In many ways, this is the promise of IIoT. And it’s being realised by more and more global supply chain businesses around the world, especially through 0G technology.
Unfortunately, marketing around 5G has become so inflated that it is seen as a ‘silver bullet’. 5G has become a ‘catch all’ term that promises to deliver a long awaited utopian future of economic prosperity. But it’s not a silver bullet. Different technologies are fit for different purposes.
The technologies that have activated most large-scale IoT sensor networks for asset tracking in the supply chain, to date; are inexpensive non-cellular low-power wide-area (LPWA) technologies like LoRaWAN and Sigfox, not 4G LTE, and not 5G at all, yet. Sure, these technologies are coming, and they will compliment existing connectivity approaches and expand the market, but smart businesses won’t wait for that day.
While 5G is intended to bring faster speeds, Sigfox 0G technology is designed to serve distinct use cases where communication range must reach further, penetrate dense physical structures, and allow battery-operated infrequent communication devices to last in the field for extended periods of time.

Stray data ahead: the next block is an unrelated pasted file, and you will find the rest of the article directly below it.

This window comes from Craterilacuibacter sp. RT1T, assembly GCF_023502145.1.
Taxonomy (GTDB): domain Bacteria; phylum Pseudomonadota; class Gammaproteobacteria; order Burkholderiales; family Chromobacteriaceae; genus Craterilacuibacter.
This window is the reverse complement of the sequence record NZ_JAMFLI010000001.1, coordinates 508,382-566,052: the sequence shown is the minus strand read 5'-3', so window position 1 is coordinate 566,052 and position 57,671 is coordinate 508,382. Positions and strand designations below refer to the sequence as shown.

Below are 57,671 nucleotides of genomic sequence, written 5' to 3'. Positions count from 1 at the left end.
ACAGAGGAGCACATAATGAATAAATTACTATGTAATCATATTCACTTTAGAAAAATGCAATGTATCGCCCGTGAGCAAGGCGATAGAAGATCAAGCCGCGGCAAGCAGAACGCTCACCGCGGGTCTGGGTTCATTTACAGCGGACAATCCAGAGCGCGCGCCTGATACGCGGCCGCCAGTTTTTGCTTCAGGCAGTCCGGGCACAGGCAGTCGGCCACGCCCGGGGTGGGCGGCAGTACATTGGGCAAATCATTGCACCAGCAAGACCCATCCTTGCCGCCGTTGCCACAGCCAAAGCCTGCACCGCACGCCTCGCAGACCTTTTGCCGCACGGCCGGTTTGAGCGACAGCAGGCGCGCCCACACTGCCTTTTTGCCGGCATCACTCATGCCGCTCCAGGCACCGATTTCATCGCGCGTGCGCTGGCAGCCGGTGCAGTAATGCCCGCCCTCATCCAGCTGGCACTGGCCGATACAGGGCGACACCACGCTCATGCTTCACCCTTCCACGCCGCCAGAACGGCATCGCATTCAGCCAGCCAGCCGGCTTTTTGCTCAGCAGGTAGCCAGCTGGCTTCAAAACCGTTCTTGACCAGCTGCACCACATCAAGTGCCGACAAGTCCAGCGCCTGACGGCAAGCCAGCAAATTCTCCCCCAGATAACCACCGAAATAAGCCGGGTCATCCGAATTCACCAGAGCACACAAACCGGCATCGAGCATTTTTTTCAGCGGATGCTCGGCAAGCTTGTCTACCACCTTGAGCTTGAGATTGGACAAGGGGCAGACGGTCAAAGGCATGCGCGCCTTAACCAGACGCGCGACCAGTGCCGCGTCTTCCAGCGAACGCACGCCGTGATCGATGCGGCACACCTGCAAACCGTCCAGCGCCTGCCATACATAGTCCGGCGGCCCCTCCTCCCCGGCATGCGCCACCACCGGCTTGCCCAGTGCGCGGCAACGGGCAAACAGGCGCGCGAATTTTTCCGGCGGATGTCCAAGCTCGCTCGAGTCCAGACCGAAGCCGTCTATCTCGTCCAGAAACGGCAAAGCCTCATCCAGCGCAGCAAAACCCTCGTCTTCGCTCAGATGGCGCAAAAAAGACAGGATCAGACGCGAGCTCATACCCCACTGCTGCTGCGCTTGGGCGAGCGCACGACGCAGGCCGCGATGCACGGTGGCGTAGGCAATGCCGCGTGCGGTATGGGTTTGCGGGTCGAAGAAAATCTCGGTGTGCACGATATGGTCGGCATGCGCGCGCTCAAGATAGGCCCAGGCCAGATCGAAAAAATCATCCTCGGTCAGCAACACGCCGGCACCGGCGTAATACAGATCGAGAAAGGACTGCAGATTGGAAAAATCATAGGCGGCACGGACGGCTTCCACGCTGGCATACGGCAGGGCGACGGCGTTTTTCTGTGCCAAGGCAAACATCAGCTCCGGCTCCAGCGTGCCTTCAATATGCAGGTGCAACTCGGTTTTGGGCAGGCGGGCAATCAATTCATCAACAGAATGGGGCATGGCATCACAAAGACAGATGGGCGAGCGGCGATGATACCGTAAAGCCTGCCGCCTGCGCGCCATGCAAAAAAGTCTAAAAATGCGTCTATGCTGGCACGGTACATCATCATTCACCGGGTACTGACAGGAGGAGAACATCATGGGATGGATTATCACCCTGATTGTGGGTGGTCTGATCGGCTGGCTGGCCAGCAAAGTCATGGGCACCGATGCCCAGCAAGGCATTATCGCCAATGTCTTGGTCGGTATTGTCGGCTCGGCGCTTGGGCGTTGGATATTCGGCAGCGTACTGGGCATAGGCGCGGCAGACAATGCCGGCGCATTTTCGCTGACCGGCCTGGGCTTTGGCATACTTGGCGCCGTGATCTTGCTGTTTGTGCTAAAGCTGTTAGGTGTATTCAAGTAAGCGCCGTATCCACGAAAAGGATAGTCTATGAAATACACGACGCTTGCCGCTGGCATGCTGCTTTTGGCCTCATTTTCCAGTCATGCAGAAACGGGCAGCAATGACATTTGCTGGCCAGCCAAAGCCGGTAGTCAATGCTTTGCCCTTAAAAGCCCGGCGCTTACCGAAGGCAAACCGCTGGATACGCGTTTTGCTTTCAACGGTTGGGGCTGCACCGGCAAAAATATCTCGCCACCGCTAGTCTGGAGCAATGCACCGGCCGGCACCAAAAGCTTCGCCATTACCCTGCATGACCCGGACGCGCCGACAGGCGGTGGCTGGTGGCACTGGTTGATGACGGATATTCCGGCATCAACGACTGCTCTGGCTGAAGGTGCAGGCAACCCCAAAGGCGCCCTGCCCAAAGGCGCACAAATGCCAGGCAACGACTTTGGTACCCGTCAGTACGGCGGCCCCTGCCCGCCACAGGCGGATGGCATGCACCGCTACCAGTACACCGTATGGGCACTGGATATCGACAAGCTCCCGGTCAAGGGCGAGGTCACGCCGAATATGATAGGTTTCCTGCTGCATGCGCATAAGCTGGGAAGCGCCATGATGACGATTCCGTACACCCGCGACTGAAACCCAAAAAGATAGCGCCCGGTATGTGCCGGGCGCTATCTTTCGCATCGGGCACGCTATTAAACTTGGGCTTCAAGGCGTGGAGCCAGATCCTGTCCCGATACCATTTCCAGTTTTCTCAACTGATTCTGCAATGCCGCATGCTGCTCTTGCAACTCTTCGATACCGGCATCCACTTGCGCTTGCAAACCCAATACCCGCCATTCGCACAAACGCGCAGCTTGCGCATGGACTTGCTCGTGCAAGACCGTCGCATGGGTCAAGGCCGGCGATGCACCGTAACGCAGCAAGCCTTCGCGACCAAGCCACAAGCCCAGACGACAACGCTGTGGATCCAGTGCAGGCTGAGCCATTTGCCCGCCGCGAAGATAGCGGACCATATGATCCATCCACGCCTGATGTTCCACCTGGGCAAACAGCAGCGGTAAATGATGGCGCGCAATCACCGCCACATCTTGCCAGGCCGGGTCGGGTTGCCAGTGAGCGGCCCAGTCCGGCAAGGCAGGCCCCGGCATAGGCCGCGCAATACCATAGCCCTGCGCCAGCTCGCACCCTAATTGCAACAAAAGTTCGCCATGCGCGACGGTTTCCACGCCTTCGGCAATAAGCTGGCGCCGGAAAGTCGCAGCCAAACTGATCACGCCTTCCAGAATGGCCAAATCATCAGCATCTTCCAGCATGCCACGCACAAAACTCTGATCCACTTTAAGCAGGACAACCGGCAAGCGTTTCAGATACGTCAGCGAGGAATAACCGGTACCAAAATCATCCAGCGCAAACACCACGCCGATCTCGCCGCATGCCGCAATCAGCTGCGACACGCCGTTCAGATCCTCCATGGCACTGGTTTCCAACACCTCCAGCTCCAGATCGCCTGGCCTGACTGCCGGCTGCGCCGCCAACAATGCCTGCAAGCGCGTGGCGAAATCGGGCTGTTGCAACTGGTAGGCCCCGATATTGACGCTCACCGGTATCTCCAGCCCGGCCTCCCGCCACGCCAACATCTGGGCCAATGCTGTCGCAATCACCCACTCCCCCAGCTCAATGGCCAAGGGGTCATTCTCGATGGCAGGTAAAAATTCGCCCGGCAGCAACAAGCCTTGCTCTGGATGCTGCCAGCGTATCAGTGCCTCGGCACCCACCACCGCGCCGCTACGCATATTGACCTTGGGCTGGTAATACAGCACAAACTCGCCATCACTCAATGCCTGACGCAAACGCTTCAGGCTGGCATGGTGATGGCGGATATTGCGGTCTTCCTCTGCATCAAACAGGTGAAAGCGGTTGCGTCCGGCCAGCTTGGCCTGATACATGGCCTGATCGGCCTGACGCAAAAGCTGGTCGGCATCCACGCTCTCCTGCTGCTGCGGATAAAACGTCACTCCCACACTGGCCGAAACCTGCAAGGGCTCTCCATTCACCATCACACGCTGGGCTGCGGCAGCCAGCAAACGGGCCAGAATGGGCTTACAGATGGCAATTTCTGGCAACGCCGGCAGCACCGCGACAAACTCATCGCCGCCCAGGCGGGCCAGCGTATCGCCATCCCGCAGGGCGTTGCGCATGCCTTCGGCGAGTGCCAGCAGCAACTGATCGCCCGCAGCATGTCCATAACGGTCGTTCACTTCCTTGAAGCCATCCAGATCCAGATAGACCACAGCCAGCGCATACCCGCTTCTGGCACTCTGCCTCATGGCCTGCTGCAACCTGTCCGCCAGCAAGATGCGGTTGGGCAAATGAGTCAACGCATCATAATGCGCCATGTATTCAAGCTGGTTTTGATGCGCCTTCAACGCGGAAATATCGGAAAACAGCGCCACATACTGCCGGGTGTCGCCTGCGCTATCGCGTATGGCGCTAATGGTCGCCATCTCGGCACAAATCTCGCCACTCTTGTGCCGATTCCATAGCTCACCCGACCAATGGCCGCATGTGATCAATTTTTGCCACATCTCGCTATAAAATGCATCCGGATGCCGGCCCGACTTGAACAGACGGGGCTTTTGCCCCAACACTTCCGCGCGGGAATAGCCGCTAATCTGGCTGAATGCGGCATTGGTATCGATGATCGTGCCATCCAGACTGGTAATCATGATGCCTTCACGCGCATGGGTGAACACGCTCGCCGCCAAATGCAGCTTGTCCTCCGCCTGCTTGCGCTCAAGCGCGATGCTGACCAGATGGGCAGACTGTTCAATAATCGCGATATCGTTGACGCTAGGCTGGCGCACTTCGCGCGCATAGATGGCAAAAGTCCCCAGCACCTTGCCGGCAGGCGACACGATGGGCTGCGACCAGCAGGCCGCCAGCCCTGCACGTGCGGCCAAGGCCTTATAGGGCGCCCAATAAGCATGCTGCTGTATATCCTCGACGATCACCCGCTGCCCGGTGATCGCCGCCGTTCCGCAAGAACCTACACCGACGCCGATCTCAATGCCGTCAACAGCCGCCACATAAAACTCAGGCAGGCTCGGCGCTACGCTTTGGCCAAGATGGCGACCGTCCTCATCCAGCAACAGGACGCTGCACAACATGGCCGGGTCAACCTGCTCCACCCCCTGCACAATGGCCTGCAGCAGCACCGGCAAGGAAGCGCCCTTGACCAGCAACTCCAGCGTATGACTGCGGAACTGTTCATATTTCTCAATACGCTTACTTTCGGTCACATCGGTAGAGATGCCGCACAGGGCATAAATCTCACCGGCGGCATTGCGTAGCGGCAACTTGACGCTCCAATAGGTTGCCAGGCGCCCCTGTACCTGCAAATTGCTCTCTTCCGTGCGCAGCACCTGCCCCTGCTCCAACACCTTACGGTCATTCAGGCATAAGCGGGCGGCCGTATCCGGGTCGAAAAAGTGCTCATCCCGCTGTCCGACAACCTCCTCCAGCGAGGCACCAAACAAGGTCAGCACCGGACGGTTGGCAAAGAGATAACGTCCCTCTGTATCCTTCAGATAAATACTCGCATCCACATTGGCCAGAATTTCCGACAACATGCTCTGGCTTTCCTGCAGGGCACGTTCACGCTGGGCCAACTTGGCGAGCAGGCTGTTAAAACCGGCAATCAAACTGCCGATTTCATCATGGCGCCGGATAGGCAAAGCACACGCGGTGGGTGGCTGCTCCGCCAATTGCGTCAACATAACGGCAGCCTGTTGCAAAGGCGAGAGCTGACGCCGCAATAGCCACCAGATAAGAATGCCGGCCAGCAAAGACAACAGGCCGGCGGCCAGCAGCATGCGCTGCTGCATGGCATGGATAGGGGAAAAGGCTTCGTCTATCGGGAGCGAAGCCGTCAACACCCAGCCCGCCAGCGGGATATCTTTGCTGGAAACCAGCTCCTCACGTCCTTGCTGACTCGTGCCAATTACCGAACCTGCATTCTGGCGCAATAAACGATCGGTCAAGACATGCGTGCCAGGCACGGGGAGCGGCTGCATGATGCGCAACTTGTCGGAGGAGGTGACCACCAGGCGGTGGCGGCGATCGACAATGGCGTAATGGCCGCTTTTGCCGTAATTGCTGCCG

While 5G may be optimal for video calls or smart goods in the home, the 0G Network is ideal for supply chain asset tracking, water, gas metering, agriculture, smart building, and smart park applications among others – IoT is already revolutionizing so many of these industries.
3. Reduce Human Error – Invest in Automation
Tracking and tracing assets is the first step in improving supply chain visibility and lifting resilience.
But as we explored earlier, an ERP system going down can compromise that data access.
If you can get your assets to tell you where they are, there’s less reliance on systems, and on humans running around gathering data.